I-10, from Los Angeles to Jacksonville, Florida

Meanwhile, staff editor Aaron Brown has a thing for Interstate 10, a jaunty little dash from Los Angeles to Jacksonville, Florida, by way of Phoenix, Houston, and Mobile, Alabama. The whole thing is 2,400 miles long, but you just need to focus on the run from Phoenix to El Paso, a fast (very fast) piece of road with decent desert views, a flat and straight all-out driving experience, and a nice I-Hop waiting for you in El Paso. Or the more upscale fare at Anson11 or the L&J Cafe for some great authentic Mexican eats.

I-94, through North Dakota

Editor Mike Guy favors Interstate 94, which takes one from Billings, Montana to motor city, Detroit, Michigan. But specifically, he points to the stretch dashing across North Dakota from the western town of Beach, ND to the east-most town of Fargo, ND. This 350-mile straight line run is what Mr. Guy describes as "a 5-hour driving meditation." There's no sights, the road is flat and straight, you can go pretty fast, and there's no views at all, not even of Mt. Rushmore in neighboring state South Dakota. One thing I will point out that this road must have been pretty easy on the engineers who designed and built it. There's no terrain, and yes, it proves the fastest way to get to one point from another is a straight line.

I-78, somewhere in Pennsylvania

Lawrence Ulrich phoned it in (let's face it, he's busy) by naming a pretty lame stretch of Interstate 78 on the eastern side of Pennsylvania near Kutztown or Krumsville, but frankly, having driven that road numerous times, I can tell you it's not much to write home, or here, about. Still, if you find yourself out there, look for the Benjamin Moore paint can (or is that on I-81?).

I-99, to the Pennsylvania Turnpike

Me, my favorite is the southern segment of Interstate 99, a fast, scenic, rolling, view-rich run from Bellefonte, PA to Bedford, Pa. Basically, it's a north-south connecting run between the east-west country-crossing Interstate 80 and Interstate 76, a.k.a the Pennsylvania Turnpike. It's lovely, with long sweeping turns and stunning views of valleys and mountaintops, and passes through no big cities at all. There's an almost complete absence of billboards ruining the view, and there's plenty of Sheetz along the way for coffee and snacks. In this neck of the woods, you can go north-south on Interstate 81, which is a major drag (who wouldn't love the stop-and-go rush hour traffic of Harrisburg, PA?), or you can breeze along on lovely I-99, enjoying your life and clicking the miles off.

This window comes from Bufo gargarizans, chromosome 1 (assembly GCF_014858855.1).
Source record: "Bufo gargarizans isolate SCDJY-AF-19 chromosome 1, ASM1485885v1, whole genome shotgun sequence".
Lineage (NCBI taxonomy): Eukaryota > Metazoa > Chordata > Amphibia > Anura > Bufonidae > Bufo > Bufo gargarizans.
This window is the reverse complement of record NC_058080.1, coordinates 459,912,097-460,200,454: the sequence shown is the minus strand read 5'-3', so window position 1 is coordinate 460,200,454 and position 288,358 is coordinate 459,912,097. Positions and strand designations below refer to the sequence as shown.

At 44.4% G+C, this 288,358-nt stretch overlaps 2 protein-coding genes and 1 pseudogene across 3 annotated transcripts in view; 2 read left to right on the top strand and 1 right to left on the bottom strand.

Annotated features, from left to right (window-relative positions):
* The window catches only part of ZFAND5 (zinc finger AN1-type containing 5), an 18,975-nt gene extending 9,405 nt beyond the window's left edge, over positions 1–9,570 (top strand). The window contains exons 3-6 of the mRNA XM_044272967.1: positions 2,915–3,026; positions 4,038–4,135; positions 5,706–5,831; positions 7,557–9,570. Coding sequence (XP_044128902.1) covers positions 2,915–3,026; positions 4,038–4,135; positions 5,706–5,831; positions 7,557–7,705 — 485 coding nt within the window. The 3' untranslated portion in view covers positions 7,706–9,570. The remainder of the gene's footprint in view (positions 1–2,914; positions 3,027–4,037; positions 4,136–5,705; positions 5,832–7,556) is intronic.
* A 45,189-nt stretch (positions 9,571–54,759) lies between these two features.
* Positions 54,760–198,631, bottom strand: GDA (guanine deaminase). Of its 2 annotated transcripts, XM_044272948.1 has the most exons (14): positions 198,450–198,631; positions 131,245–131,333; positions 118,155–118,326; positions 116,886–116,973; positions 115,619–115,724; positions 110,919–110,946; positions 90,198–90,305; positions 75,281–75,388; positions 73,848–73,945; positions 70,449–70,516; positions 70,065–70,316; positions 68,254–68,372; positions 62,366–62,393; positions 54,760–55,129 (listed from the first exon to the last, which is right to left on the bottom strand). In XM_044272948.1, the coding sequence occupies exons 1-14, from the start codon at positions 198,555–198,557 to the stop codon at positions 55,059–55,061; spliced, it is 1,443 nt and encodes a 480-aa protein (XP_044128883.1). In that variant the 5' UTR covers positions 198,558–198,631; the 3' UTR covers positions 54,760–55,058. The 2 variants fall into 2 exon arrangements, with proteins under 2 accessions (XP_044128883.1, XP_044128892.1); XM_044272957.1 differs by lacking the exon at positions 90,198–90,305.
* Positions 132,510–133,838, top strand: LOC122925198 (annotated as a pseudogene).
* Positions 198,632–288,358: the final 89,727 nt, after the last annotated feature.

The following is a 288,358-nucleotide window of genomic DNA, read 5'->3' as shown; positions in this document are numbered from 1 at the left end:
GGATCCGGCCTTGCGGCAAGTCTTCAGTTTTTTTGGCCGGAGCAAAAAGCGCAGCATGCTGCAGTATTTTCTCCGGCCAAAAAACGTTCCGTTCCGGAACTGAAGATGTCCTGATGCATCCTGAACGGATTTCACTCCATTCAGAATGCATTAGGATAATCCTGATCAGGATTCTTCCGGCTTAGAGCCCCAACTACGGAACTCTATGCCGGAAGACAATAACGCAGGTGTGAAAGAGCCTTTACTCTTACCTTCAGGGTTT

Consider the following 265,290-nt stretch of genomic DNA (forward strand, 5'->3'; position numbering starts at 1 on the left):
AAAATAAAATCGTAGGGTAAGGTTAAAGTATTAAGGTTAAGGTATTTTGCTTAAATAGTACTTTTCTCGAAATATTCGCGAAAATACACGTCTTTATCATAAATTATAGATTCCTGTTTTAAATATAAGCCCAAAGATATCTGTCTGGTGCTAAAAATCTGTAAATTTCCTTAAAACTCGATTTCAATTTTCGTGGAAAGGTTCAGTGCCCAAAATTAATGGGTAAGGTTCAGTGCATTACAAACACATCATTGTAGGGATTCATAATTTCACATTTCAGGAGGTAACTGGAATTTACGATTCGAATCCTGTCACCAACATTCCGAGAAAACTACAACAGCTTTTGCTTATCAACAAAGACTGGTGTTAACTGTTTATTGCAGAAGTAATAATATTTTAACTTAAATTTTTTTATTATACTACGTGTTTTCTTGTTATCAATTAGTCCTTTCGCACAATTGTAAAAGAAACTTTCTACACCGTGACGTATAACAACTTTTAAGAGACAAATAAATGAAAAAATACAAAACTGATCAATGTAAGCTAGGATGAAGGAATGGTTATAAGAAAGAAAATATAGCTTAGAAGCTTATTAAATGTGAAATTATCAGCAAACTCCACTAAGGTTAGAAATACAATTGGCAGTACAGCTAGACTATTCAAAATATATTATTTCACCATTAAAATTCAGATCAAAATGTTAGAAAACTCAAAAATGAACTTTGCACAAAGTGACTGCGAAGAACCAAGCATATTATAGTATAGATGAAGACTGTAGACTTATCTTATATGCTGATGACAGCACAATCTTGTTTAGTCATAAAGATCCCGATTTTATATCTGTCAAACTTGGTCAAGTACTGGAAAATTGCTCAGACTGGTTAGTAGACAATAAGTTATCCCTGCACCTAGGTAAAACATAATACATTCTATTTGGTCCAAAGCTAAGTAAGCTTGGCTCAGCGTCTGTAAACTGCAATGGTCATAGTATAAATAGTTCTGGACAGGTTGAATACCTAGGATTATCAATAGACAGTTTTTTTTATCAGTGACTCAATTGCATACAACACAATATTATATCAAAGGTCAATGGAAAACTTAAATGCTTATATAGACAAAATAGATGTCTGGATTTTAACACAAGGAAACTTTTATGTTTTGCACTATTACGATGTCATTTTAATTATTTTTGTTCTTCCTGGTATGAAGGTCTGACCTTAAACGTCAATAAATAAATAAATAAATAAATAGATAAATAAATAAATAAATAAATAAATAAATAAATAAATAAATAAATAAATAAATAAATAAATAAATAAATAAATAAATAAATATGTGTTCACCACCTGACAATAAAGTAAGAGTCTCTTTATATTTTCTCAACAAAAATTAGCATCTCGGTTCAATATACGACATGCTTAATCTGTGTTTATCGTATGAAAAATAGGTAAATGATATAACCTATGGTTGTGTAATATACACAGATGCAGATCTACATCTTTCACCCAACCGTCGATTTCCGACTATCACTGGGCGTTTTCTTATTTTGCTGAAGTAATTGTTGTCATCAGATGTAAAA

Frankly, I'm surprised nobody came up with anything Californian or Washingtonian, but that's the way it went. North Dakota's I-94 is interesting to do once in a lifetime, and so is Interstate 10, although I wouldn't do it in the summer. As Mr. Brown did note, "this road would be a terrible place to die." Try I-99 if you can, perfect for the fall.

It wouldn't be fair to do this without soliciting the views and opinions of The Drive's valued readership, so now I'll invite you to sound off in the comments below. What's your favorite Interstate?